This is a play that I picked up for a few dollars at Half Price Books because my advisor brought up Churchill while I was working on my Performance Theory certificate at Rutgers, as she's an author who has tackled the idea of trauma from a critical and theoretical standpoint.
This play is wild. First of all, thank you Caryl for teaching me about the Romanian Revolution from such an intimate lens. Weirdly enough, I am in the middle of writing a performance piece for our exhibition on the 21st and 22nd of December in Berlin, which aims to explore the history behind the capitalist holiday we now call Christmas.
Speaking of capitalism and Christmas, this play is on point. The massacre in Romania, which lead to the Revolution, took place on the 21st of December, 1989 - the same year as the fall of the Berlin wall and many other Soviet bloc countries. Deaths are estimated between 689-1290, when the military of Romania decided to drive tanks into the protestors and to shoot at random. The protest was a reaction, primarily of young students, against the communist dictator Nicolae Ceaușescu, who had been systemically removing personal and political freedoms from the Romanian people as well as impoverishing them in the process of glorifying himself, and who was subsequently executed on Christmas Day, 1989, after the secret service and the military turned against him and joined the people in the Revolution.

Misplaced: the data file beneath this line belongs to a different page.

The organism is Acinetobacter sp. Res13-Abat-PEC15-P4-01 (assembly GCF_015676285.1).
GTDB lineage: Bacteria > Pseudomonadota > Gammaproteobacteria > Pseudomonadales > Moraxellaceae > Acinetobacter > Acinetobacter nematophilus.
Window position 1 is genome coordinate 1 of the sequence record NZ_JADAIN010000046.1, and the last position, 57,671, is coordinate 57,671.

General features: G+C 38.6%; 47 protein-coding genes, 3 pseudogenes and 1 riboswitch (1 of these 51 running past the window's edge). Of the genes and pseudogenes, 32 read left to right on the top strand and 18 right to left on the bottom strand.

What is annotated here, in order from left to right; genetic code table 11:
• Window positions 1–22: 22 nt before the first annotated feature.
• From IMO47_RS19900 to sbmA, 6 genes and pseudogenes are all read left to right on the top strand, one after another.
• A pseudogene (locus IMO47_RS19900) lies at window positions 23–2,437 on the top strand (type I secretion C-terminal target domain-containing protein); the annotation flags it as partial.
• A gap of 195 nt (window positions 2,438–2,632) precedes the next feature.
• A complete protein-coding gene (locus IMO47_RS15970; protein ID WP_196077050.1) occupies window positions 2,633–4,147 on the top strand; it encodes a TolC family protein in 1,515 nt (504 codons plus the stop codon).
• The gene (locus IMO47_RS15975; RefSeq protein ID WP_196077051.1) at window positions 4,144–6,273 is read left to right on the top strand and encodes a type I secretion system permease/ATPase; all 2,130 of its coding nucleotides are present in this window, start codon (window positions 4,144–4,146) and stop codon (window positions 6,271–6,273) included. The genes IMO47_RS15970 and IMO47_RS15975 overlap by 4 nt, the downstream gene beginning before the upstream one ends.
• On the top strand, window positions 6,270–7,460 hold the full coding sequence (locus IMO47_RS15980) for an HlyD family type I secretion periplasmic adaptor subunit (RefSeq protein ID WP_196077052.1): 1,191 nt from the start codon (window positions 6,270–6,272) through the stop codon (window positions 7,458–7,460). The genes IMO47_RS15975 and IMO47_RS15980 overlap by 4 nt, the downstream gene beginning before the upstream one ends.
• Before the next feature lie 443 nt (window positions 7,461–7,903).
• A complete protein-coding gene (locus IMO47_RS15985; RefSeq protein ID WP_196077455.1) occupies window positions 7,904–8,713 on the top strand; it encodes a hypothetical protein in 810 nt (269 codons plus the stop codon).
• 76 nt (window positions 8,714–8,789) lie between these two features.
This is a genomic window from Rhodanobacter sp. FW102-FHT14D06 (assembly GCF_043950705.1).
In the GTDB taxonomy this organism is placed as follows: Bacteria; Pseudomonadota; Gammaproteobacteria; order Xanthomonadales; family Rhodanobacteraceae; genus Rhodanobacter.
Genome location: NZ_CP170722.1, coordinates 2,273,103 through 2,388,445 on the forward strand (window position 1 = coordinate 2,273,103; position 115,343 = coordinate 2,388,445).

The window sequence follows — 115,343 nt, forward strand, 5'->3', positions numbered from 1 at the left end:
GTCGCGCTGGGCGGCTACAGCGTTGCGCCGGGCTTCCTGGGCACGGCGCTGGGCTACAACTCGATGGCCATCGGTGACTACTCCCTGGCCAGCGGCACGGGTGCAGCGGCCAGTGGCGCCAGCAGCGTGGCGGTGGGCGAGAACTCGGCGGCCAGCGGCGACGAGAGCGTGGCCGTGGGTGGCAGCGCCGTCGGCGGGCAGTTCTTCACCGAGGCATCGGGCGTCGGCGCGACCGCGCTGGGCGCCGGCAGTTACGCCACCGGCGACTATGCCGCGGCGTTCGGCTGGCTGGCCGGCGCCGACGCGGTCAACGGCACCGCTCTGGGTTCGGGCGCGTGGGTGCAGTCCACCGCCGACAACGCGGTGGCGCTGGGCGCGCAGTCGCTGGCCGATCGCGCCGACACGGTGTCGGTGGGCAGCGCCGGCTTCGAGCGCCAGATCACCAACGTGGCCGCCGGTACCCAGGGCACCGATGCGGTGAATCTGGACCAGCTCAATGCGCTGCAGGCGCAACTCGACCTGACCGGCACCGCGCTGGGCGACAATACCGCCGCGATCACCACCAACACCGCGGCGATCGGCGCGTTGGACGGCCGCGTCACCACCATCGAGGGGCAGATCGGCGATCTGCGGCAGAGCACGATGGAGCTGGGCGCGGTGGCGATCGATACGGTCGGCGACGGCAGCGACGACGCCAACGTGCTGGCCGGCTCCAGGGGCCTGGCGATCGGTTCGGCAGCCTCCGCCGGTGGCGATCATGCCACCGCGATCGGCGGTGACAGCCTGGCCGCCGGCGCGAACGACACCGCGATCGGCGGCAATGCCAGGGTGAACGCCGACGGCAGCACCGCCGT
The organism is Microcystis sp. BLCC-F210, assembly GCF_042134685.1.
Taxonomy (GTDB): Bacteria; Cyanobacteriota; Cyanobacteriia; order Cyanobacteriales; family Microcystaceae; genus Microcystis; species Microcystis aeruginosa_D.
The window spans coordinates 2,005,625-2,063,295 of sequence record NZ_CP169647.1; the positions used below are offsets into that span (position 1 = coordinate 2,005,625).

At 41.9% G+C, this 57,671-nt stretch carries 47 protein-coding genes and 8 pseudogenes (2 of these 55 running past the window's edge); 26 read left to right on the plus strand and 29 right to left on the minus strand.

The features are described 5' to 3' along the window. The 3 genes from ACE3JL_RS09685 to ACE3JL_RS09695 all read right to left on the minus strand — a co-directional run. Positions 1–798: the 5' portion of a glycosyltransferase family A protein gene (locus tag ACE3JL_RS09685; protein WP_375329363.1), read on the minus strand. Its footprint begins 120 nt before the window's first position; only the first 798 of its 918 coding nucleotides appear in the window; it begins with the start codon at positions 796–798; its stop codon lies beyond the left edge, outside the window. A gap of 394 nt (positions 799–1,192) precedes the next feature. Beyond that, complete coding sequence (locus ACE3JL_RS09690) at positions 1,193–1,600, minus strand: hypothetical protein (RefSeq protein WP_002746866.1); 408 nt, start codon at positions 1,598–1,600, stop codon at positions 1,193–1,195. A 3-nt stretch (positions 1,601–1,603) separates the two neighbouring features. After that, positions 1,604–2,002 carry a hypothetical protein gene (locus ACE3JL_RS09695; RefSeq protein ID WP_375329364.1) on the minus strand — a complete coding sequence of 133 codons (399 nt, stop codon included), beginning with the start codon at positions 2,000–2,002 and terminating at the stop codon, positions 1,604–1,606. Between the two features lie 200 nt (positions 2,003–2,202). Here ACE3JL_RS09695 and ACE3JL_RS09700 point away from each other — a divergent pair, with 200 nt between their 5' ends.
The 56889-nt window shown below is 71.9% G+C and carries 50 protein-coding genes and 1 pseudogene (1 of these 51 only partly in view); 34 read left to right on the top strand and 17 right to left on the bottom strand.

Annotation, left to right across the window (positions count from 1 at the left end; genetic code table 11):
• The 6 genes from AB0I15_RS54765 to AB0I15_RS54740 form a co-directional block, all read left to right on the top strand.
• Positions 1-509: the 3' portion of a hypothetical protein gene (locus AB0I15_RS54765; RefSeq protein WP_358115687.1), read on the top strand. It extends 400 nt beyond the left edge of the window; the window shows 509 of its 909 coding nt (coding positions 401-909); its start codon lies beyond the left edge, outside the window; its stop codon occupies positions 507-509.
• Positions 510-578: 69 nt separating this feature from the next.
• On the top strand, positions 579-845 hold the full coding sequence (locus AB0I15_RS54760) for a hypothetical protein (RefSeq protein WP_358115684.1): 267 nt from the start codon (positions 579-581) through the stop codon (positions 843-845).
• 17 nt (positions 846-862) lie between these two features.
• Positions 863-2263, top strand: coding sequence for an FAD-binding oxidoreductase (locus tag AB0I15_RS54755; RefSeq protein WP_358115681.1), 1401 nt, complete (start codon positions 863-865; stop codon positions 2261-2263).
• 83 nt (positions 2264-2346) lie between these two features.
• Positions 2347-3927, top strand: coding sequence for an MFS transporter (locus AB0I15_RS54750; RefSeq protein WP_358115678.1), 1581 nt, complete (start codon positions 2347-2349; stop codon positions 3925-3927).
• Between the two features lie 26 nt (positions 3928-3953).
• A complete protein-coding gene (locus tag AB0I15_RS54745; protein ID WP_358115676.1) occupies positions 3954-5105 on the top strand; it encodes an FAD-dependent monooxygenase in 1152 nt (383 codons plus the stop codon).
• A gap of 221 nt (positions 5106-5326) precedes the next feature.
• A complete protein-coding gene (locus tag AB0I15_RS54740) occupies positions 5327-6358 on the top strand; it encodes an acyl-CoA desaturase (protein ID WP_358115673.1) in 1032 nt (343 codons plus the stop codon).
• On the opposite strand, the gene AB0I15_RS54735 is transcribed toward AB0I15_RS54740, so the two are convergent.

Today, I am stressed about the upcoming US election and the state of affairs in the United States, but reading a play like this really reminds me of what a freedom it really is to walk down the street unafraid to go to prison indefinitely, to call a friend and talk about our asshole president and his capitalist cronies, to critique the fascist rhetoric and regimes. However, at the same time, watching the climate in America, this is a play that scares me. This is a play that gets at the heart of the trauma experienced by individual human beings in the face of fascism.
Things I didn't understand are the vampire, the dog, and the angel - these supernatural elements took away from the gravity of the play for me.
Something that I really enjoyed was the overlapping dialogues, the singing, the dream scene, and the use of translation as well as the juxtaposition of the American culture through the character of Lucia and Hungarian culture through Radu and Tomas.
I have never seen the play staged, but it seems like a difficult one. In the writing, I can tell that many decisions were made naturally among the group that orchestrated/created the piece together - that are hard to imagine in my head while I am reading it.
Yes, I would go to see this play.